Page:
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I am not sure I could confidently claim there is a single area of math to which number theory is not related (perhaps PDEs?) - there are many, many more objects and concepts studied by "number theory" than mere numbers. At any rate: yes, the list of things that come up in number theory includes the real numbers - see this MO question. One of the many reasons given there is that $\mathbb{R}$ is defined to be the completion of $\mathbb{Q}$ with respect to the usual (archimedean) metric, and completions of $\mathbb{Q}$ give us insight into number theoretic questions about prime numbers (note that the other completions of $\mathbb{Q}$ are the $p$-adics $\mathbb{Q}_p$ - there is one for each prime number $p$). So, the real numbers $\mathbb{R}$ are defined in terms of $\mathbb{Q}$, which must be defined in terms of $\mathbb{Z}$; in this sense, none of them can be studied independently from each other. But $\mathbb{R}$ has many structures on it: Hilbert space, measure space, metric space (and hence topological space), field, ordered set, manifold, etc. These structures are emphasized to different extents in different areas of math; but most of these structures on $\mathbb{R}$ are used in number theory in some place or another (note: I don't mean to claim that this is what number theory consists of; only that for each of these structures on $\mathbb{R}$, there exists at least one part of number theory where it is used). Also, $\mathbb{R}^n$ comes up in doing Minkowski's "geometry of numbers"; to give another example, I believe the upper half space of $\mathbb{R}^n$ being acted on by matrix groups is the object of study in areas of number theory I have little knowledge of personally.

In response to your edits: no, what a real analyst studies about real numbers is not a "part of number theory". However, a number theorist (in particular an analytic number theorist) might incorporate some of the results of real analysis about real numbers to prove number theory results. Analytic number theorists also use a lot of complex analysis.

In some ways, $\mathbb{C}$ is an even nicer object than $\mathbb{R}$. It has all of the structures that $\mathbb{R}$ has that I listed above (except for the ordering), but it is algebraically closed which $\mathbb{R}$ is not. This is particularly important to algebra and number theory; it is also evidenced in many ways in complex analysis.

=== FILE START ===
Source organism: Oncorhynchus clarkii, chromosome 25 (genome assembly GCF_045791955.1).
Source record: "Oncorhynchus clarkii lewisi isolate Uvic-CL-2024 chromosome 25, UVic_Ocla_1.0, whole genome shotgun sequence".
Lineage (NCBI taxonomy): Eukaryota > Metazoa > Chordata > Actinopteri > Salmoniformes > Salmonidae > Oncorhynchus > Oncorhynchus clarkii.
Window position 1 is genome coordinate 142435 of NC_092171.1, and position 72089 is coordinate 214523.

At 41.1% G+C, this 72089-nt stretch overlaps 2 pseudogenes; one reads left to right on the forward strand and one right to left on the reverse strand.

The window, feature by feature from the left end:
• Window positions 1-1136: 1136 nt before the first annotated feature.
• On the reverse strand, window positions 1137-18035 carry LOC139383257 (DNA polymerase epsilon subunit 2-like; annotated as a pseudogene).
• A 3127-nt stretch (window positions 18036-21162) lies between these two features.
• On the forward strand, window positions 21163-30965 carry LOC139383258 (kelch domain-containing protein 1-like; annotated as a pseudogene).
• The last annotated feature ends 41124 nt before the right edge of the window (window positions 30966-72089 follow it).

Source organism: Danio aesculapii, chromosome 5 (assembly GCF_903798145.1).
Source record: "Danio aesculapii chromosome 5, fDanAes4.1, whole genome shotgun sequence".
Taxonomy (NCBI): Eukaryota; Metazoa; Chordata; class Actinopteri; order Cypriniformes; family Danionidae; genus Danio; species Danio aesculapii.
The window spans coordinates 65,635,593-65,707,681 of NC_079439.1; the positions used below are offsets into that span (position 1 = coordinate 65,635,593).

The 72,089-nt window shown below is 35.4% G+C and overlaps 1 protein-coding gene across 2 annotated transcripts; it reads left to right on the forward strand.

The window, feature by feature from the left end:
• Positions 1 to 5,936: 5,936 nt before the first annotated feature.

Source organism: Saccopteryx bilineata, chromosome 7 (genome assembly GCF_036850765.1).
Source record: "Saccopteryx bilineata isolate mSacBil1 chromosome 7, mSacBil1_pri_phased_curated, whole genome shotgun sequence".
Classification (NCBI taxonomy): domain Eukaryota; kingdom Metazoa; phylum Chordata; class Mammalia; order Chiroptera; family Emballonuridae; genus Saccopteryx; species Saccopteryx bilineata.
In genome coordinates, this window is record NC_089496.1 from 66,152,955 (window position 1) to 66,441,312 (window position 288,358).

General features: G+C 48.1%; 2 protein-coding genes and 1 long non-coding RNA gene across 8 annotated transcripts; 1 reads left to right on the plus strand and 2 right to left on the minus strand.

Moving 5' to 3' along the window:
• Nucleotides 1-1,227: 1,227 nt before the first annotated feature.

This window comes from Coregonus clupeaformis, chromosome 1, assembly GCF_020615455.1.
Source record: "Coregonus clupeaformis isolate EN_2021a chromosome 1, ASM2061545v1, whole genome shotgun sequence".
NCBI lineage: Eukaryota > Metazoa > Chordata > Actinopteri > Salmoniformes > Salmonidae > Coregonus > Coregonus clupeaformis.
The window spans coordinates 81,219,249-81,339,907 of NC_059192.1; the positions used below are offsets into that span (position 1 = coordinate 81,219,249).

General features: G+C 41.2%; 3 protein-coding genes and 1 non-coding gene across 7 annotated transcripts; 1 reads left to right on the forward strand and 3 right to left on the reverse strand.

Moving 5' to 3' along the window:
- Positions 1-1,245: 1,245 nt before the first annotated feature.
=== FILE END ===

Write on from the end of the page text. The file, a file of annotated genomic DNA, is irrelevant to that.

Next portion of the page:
Both of these objects ($\mathbb{R}$ and $\mathbb{C}$) having all of these different structures, all interacting with each other at once, makes them particularly interesting to many different areas of math; they are very singular objects. However, I think the presence of so many structures makes it that much more important to tease apart what exactly a statement about real or complex numbers is using; we may have made a valid statement about $\mathbb{C}$, but perhaps it actually works for any algebraically closed field? Did we need to use the metric of $\mathbb{R}$, or just the topology? And so on.

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I wouldn't personally restrict number theory to the study of real numbers, especially when we have things like Gaussian Integers and $n^{th}$ roots of unity. –  Nicolas Villanueva May 7 '11 at 18:13
    
@Nicolas: Sorry, that was poor phrasing on my part. I have clarified. –  Zev Chonoles May 7 '11 at 18:33
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Regarding your first sentence: I recently learned of a (to me) surprising connection between number theory and PDE. In the paper arxiv.org/pdf/0705.2891v7.pdf, Prasad and Rapinchuk show that a PDE condition relating two locally symmetric spaces (isospectrality: the respective Laplacians have the same eigenvalues) yields a rather number-theoretic relation between the two spaces (commensurability). Their results imply that one could in principle use PDE to prove a certain subgroup of, say, GL(n,Q) is arithmetic (= commensurable with GL(n,Z)), a decidedly number theoretic property. –  Sam Lichtenstein Jun 28 '12 at 5:55